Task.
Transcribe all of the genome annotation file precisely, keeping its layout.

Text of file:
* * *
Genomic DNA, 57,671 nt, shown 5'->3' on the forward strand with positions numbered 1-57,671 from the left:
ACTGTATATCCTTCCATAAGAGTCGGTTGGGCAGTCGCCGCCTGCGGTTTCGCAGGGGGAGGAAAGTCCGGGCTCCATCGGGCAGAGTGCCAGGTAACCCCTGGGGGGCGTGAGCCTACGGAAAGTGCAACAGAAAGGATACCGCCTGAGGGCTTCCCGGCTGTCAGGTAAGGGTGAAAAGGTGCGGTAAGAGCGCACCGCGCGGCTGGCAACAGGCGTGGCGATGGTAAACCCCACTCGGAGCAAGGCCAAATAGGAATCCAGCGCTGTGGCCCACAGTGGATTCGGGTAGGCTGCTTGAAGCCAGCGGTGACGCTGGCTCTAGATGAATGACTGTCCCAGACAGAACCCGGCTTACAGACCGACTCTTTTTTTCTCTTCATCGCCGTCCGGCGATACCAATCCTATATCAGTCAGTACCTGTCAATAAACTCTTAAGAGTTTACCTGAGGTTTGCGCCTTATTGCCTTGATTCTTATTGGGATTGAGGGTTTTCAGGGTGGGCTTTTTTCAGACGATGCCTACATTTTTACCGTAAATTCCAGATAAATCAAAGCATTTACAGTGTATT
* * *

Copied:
Genomic DNA, 57,671 nt, shown 5'->3' on the forward strand with positions numbered 1-57,671 from the left:
ACTGTATATCCTTCCATAAGAGTCGGTTGGGCAGTCGCCGCCTGCGGTTTCGCAGGGGGAGGAAAGTCCGGGCTCCATCGGGCAGAGTGCCAGGTAACCCCTGGGGGGCGTGAGCCTACGGAAAGTGCAACAGAAAGGATACCGCCTGAGGGCTTCCCGGCTGTCAGGTAAGGGTGAAAAGGTGCGGTAAGAGCGCACCGCGCGGCTGGCAACAGGCGTGGCGATGGTAAACCCCACTCGGAGCAAGGCCAAATAGGAATCCAGCGCTGTGGCCCACAGTGGATTCGGGTAGGCTGCTTGAAGCCAGCGGTGACGCTGGCTCTAGATGAATGACTGTCCCAGACAGAACCCGGCTTACAGACCGACTCTTTTTTTCTCTTCATCGCCGTCCGGCGATACCAATCCTATATCAGTCAGTACCTGTCAATAAACTCTTAAGAGTTTACCTGAGGTTTGCGCCTTATTGCCTTGATTCTTATTGGGATTGAGGGTTTTCAGGGTGGGCTTTTTTCAGACGATGCCTACATTTTTACCGTAAATTCCAGATAAATCAAAGCATTTACAGTGTATT